The Fugitive Photograph and Archival Escape in Jamaica – Public Talk with Dr. Krista Thompson


The Fugitive Photograph and Archival Escape in Jamaica
Public Talk with Dr. Krista Thompson

May 6, 2021 | 5:00pm EST via ZOOM
Register HERE

This event is free and open to the public

The photograph, long circulated as an image of Paul Bogle — one of the leaders of what became known as the “Morant Bay Rebellion” (1865) — went missing from a national archive in Jamaica in the 1970s. The precise date and circumstances of its disappearance are unknown. This presentation examines the histories, stories, and controversies surrounding the photograph, which was first publicly identified as a representation of Bogle almost a century after his death in 1865. What role did photography play in state, academic, and popular understandings of Bogle, the Morant Bay Rebellion, and the discipline of history in post-Independence Jamaica? What might the Bogle image reveal not only about the relationship between history and photography, but also about photographic disappearance, fugitivity, and the unarchived in the historical imagination?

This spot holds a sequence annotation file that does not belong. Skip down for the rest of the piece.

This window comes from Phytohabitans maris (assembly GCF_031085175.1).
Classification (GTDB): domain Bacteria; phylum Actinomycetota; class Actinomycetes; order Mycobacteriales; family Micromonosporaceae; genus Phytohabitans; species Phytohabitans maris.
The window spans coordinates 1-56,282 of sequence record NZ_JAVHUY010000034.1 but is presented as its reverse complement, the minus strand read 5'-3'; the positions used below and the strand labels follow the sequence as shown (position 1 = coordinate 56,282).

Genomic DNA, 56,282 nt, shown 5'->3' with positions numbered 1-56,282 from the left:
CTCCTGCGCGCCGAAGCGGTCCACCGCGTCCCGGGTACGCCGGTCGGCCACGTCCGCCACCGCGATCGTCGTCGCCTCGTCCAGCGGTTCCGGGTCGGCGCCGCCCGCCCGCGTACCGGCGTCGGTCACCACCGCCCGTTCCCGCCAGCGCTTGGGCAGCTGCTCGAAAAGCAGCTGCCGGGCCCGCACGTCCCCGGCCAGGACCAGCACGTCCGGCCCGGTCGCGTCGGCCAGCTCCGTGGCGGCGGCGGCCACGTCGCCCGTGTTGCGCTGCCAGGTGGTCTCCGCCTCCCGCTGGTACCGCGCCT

Krista Thompson is the Mary Jane Crowe Professor of Art History at Northwestern University, Chicago, Illinois. She is the author of An Eye for the Tropics (2006) and Shine: The Visual Economy of Light in African Diasporic Aesthetic Practice (2015), which won the Charles Rufus Morey Award from the College Art Association (2016). Thompson is currently working on the manuscript The Evidence of Things Not Captured, which examines notions of photographic absence, fugitivity, and disappearance in Jamaica (Duke University Press, forthcoming). She is also writing Black Light, a manuscript about electronic light artist Tom Lloyd.

This event is presented as part of the 13th Annual Goldfarb Summer Institute – Photography: In and Out of the Archive, organized by Professors Nina Levitt and Sarah Parsons. The annual Joan & Martin Goldfarb Summer Institute in Visual Arts offers York University graduate students and the wider community the opportunity to engage with prominent international theorists, artists, curators and critics through seminars, workshops, and public lectures.

Sponsored by the Department of Visual Art and Art History at York University, York University’s School of the Arts, Media, Performance and Design (AMPD) and Sensorium: Centre for Digital Arts and Technology.